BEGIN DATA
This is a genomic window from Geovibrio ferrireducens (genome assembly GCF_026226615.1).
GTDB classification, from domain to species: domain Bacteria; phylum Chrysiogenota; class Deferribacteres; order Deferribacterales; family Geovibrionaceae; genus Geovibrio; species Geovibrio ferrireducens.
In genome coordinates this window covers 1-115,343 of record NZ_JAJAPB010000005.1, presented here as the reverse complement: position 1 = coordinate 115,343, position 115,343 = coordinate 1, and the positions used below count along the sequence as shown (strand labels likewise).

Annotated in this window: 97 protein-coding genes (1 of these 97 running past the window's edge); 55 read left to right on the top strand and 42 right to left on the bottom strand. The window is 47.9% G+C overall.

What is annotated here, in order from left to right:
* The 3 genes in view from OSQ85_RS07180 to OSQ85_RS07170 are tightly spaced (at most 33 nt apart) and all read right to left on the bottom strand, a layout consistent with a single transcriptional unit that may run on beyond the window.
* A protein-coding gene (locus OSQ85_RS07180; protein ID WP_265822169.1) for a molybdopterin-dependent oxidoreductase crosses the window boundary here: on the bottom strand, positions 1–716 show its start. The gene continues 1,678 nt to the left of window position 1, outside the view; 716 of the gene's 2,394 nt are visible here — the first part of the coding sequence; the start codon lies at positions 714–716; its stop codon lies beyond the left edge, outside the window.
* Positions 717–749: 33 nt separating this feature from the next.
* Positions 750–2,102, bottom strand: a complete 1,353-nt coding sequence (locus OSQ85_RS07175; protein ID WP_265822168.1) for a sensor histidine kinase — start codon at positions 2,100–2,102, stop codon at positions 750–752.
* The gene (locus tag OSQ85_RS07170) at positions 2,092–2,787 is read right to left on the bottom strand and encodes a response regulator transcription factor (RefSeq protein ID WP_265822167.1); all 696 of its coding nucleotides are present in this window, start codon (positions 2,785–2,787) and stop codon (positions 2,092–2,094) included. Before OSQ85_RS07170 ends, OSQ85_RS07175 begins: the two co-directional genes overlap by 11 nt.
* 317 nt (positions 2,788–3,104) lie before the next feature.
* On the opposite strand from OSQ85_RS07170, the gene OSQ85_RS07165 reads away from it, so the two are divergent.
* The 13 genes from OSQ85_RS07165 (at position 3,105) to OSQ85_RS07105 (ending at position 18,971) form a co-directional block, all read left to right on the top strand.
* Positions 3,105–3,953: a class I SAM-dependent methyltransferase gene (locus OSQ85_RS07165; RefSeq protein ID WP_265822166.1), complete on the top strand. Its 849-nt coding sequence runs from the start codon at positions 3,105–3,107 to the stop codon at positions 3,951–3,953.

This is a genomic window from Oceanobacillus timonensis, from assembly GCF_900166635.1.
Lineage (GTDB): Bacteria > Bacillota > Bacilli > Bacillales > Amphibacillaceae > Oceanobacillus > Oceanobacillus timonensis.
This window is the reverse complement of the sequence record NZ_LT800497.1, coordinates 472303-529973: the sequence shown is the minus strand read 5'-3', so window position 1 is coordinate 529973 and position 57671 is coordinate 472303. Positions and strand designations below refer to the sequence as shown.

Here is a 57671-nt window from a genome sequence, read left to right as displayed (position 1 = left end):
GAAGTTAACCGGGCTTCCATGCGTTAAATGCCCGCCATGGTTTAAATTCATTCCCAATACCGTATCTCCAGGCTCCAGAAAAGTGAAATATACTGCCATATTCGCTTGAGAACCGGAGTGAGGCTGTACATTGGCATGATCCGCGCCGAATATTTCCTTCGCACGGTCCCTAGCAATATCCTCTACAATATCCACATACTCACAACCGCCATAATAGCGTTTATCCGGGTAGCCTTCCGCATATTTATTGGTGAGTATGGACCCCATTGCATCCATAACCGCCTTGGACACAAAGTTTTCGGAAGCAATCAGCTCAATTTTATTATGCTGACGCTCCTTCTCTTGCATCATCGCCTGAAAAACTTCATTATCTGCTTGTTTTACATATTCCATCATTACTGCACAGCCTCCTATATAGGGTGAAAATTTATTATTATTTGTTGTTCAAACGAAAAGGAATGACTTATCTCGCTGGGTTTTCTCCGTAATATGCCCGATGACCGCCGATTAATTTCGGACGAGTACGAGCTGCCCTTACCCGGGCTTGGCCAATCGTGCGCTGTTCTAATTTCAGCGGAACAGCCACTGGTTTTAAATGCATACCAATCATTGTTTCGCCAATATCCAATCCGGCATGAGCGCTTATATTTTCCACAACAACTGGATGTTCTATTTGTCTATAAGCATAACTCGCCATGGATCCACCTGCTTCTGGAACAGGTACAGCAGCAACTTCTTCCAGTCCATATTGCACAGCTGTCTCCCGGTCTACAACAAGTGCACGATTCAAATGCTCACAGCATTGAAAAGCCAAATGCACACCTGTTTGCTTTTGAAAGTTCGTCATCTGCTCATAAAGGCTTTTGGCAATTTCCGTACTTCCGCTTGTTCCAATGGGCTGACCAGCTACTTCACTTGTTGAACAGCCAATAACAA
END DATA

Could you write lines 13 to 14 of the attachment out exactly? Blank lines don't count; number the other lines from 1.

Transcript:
* The 13 genes from OSQ85_RS07165 (at position 3,105) to OSQ85_RS07105 (ending at position 18,971) form a co-directional block, all read left to right on the top strand.
* Positions 3,105–3,953: a class I SAM-dependent methyltransferase gene (locus OSQ85_RS07165; RefSeq protein ID WP_265822166.1), complete on the top strand. Its 849-nt coding sequence runs from the start codon at positions 3,105–3,107 to the stop codon at positions 3,951–3,953.